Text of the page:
Old photo of Rathbone Street.
The northern end of Rathbone Street in 1970. Plans to demolish the lot led to the formation of the Charlotte Street Association. Photo: Tower/Fitzrovia News Archive.

Veteran community activist Max Neufeld will present a lecture at Holborn Library this month giving his personal insight into the development of modern day Fitzrovia.

Neufeld, along with others in 1970, railed against the immense environmental changes that were occurring in the neighbourhood, when developers saw Fitzrovia as a prime opportunity for development, destroying much of the architectural heritage of the neighbourhood and failing to provide new housing and public open space.

One proposal by a property developer spurred Neufeld and a group of neighbours to form the Charlotte Street Association to fight the changes and persuade the powers that be to protect the best of neighbourhood and provide for the community that lives in Fitzrovia.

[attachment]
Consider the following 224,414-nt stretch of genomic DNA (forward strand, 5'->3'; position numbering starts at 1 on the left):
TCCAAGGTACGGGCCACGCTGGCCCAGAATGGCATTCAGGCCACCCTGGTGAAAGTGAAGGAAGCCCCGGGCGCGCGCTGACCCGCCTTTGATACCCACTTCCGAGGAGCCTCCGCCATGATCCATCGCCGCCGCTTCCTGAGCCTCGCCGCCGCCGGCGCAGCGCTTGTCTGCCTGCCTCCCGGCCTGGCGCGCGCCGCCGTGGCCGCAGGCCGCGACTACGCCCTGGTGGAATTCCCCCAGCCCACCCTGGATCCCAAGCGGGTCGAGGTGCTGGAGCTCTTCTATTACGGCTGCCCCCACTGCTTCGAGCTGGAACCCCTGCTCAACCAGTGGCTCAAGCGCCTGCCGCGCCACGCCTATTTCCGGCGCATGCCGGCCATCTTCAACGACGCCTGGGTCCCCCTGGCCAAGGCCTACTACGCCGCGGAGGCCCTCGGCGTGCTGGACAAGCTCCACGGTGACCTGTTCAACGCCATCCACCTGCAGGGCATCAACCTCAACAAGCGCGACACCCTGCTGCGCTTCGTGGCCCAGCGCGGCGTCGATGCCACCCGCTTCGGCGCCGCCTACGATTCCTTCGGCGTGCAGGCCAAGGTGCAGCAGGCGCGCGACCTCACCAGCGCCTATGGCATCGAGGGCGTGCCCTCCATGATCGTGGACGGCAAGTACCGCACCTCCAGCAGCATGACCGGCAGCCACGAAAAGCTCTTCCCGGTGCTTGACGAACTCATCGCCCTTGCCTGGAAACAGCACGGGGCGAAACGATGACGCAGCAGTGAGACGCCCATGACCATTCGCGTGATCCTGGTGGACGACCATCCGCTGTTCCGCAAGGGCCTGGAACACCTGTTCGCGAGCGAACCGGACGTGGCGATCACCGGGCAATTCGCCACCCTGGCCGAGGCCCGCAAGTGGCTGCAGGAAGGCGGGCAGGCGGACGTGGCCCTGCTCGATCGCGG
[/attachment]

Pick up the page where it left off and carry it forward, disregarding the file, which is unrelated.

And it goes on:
Plans to demolish a row of Georgian buildings at the north end of Rathbone Street brought them together. Although they lost that battle they succeeded in forming conservation areas, getting many buildings listed, and creating new public open spaces.

Neufeld — a resident of Fitzrovia since the early nineteen-sixties and now in his tenth decade of life — will give his unique insight into the changes he witnessed, and the challenges he and his colleagues faced, along with their failures, their successes, and the continuing challenges the neighbourhood faces today.

There will also be a display of photographs from the Charlotte Street Association (CSA) Millennium Exhibition, which is now lodged at the Camden Library Local Studies and Archives Centre, along with the CSA archives.

Sixty Years in Fitzrovia: Understanding Fitzrovia — the Story of a Takeover. A talk by Max Neufeld, Fitzrovia Activist. Tuesday 27 September 2022 at 6pm. At Camden Local Studies and Archives Centre, 2nd Floor, Holborn Library, 32-38 Theobalds Road, London WC1X 8PA. Admission Free.